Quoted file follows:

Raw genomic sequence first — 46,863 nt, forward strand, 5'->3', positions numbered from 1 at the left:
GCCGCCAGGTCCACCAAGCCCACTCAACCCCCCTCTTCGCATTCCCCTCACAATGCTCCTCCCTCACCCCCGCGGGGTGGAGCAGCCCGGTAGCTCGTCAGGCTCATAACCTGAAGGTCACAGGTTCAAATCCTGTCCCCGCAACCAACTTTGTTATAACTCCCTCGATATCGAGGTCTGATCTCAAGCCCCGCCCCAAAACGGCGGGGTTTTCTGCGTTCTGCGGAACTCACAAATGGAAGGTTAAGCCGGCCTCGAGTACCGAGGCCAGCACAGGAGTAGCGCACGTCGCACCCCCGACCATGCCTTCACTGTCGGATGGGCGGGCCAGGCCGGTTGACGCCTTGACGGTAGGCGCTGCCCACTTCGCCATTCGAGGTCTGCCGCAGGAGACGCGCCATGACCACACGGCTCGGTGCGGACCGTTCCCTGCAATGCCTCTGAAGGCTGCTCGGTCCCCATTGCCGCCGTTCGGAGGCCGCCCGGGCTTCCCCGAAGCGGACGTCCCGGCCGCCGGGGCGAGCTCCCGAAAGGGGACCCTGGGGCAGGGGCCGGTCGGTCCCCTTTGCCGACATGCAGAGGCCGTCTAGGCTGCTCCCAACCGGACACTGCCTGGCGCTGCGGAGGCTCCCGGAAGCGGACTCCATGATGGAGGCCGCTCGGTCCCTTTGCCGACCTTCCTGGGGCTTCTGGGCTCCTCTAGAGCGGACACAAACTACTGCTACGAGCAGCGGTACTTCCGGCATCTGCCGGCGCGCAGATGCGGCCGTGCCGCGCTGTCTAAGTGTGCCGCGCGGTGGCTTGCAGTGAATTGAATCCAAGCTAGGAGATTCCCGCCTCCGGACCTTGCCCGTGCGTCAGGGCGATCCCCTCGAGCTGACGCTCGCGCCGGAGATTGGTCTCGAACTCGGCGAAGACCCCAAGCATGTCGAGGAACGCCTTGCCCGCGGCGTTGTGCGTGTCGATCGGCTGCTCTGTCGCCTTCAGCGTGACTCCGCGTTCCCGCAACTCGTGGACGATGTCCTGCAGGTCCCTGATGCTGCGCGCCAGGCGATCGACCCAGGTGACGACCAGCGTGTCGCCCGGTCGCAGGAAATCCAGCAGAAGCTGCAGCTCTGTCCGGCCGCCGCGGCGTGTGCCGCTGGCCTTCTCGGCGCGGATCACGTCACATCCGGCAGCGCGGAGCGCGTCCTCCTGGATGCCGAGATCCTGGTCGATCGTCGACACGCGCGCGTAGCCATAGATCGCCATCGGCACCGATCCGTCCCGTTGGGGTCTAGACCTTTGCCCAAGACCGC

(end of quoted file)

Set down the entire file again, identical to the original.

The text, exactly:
Raw genomic sequence first — 46,863 nt, forward strand, 5'->3', positions numbered from 1 at the left:
GCCGCCAGGTCCACCAAGCCCACTCAACCCCCCTCTTCGCATTCCCCTCACAATGCTCCTCCCTCACCCCCGCGGGGTGGAGCAGCCCGGTAGCTCGTCAGGCTCATAACCTGAAGGTCACAGGTTCAAATCCTGTCCCCGCAACCAACTTTGTTATAACTCCCTCGATATCGAGGTCTGATCTCAAGCCCCGCCCCAAAACGGCGGGGTTTTCTGCGTTCTGCGGAACTCACAAATGGAAGGTTAAGCCGGCCTCGAGTACCGAGGCCAGCACAGGAGTAGCGCACGTCGCACCCCCGACCATGCCTTCACTGTCGGATGGGCGGGCCAGGCCGGTTGACGCCTTGACGGTAGGCGCTGCCCACTTCGCCATTCGAGGTCTGCCGCAGGAGACGCGCCATGACCACACGGCTCGGTGCGGACCGTTCCCTGCAATGCCTCTGAAGGCTGCTCGGTCCCCATTGCCGCCGTTCGGAGGCCGCCCGGGCTTCCCCGAAGCGGACGTCCCGGCCGCCGGGGCGAGCTCCCGAAAGGGGACCCTGGGGCAGGGGCCGGTCGGTCCCCTTTGCCGACATGCAGAGGCCGTCTAGGCTGCTCCCAACCGGACACTGCCTGGCGCTGCGGAGGCTCCCGGAAGCGGACTCCATGATGGAGGCCGCTCGGTCCCTTTGCCGACCTTCCTGGGGCTTCTGGGCTCCTCTAGAGCGGACACAAACTACTGCTACGAGCAGCGGTACTTCCGGCATCTGCCGGCGCGCAGATGCGGCCGTGCCGCGCTGTCTAAGTGTGCCGCGCGGTGGCTTGCAGTGAATTGAATCCAAGCTAGGAGATTCCCGCCTCCGGACCTTGCCCGTGCGTCAGGGCGATCCCCTCGAGCTGACGCTCGCGCCGGAGATTGGTCTCGAACTCGGCGAAGACCCCAAGCATGTCGAGGAACGCCTTGCCCGCGGCGTTGTGCGTGTCGATCGGCTGCTCTGTCGCCTTCAGCGTGACTCCGCGTTCCCGCAACTCGTGGACGATGTCCTGCAGGTCCCTGATGCTGCGCGCCAGGCGATCGACCCAGGTGACGACCAGCGTGTCGCCCGGTCGCAGGAAATCCAGCAGAAGCTGCAGCTCTGTCCGGCCGCCGCGGCGTGTGCCGCTGGCCTTCTCGGCGCGGATCACGTCACATCCGGCAGCGCGGAGCGCGTCCTCCTGGATGCCGAGATCCTGGTCGATCGTCGACACGCGCGCGTAGCCATAGATCGCCATCGGCACCGATCCGTCCCGTTGGGGTCTAGACCTTTGCCCAAGACCGC